moral analysis of what we may permissibly do with an embryo doesn't depend on its otherwise "going to waste," nor on the incidental fact that those embryos are "trapped" in liquid nitrogen. If we think about a schoolhouse in which there is a group of children who are trapped through no fault of their own, that would not make it okay to send in a remote control robotic device which would harvest organs from those children and cause their demise. Rev. Tadeusz Pacholc~k did his Ph.D. in Neuroscience at Yale University and post-doctoral research at Massachusetts General HospiJalJHarvard Medieal Schoo~ prior to doing advancedstudies in Rome in Theology and in Bioethies. He was a priest of the Diocese ofFall River, Mass.

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New free AWe pregnancy health center soon to open in Fall River . . ~

A Womahs Concern center provides life-affirming assistance to women seeking abortion.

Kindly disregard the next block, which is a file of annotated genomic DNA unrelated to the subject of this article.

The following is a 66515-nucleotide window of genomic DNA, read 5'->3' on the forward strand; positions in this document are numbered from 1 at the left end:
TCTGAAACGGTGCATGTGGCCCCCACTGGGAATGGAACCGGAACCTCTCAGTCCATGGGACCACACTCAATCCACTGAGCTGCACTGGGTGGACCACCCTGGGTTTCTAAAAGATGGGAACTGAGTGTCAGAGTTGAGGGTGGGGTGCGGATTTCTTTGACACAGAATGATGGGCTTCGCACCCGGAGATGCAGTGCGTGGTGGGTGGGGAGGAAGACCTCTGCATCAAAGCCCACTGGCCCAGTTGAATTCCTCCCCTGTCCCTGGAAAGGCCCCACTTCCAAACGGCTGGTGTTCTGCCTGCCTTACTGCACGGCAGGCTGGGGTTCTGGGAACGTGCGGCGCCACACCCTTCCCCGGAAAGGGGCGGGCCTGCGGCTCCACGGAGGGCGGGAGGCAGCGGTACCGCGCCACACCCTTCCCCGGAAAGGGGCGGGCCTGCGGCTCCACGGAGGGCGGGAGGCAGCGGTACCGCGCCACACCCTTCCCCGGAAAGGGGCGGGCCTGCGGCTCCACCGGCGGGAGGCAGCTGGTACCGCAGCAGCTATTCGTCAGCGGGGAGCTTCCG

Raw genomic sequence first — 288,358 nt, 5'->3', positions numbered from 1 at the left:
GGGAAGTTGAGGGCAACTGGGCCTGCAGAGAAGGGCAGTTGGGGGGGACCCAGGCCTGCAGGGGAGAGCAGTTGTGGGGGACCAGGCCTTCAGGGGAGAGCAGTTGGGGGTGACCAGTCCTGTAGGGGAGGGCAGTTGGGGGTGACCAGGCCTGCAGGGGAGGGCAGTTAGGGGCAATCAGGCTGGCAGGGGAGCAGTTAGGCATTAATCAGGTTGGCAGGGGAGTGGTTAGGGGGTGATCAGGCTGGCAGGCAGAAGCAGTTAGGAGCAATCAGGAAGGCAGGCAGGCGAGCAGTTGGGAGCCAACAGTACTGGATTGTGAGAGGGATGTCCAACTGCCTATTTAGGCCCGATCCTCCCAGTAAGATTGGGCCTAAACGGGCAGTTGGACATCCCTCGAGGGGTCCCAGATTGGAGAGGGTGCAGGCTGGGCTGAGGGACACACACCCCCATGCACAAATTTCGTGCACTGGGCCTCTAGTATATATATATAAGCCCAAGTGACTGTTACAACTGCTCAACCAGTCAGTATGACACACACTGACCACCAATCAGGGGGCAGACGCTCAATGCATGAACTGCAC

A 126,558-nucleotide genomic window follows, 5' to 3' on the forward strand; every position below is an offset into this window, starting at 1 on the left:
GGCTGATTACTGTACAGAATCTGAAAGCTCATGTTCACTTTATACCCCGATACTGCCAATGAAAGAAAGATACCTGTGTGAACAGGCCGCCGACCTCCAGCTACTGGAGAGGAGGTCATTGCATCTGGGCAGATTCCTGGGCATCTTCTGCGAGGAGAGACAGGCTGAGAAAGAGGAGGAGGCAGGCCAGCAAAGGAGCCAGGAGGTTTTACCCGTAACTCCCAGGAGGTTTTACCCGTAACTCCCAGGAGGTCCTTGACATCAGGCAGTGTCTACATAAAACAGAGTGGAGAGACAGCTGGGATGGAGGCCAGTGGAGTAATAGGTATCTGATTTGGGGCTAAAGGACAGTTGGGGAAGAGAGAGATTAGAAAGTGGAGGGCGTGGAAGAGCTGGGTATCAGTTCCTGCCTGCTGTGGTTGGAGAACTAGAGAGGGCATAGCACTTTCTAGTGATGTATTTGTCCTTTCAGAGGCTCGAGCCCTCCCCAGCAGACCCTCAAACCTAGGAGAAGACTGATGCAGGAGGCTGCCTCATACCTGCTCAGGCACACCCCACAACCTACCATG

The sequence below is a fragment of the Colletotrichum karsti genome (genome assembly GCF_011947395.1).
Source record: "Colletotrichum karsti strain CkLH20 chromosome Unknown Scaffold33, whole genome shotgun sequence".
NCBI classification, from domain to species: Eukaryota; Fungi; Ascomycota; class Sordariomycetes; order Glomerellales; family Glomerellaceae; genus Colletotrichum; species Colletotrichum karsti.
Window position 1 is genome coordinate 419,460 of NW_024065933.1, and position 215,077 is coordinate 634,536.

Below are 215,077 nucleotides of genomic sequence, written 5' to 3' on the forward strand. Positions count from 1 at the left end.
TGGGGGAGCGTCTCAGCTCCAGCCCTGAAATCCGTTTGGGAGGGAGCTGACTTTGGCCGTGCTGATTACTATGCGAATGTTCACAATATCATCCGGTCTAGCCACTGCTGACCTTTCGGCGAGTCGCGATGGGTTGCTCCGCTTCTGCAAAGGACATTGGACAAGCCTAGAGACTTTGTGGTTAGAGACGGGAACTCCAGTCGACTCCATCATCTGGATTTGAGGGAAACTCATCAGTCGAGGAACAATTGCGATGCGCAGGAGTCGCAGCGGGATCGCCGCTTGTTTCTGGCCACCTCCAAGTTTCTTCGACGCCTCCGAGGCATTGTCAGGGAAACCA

By DEACON JAMES N. DUNBAR FALL RIVER - A new branch center of A Woman's Concern, dedicated to providing healthy, lifeaffinning assistance to women and couples considering abortion due to lack of information and resources, is set to open in this city. . According to Father Stephen A. Fernandes, director ofthe Fall River diocese's Pro-Life Apostolate and the Rev. John Ensor, a Baptist minister and president of AWC, the new ministering facility will oPen in The Women's Center on Highland Avenue. "The AWC in Fall River will open when we have all the resources and finance in place," the Reverend Ensor said last week. He and others are seeking support ofindividuals and church communities to make pledges, especially during the month ofOctober, which is Respect Life Month. The local center is the fruit of the effort by a group of Catholics and Evangelicals working together to instruct and inspire a respect for life among faith-filled parishioners. It will be the sixth AWC the Boston minister has helped found. All of them offer services free of charge because they are supported entirely by gifts. provided by indi-' viduals and local churches through Heart for Life Partners. Other pregnancy centers in operation include one at the Cape Cod Center in Hyannis, as well as in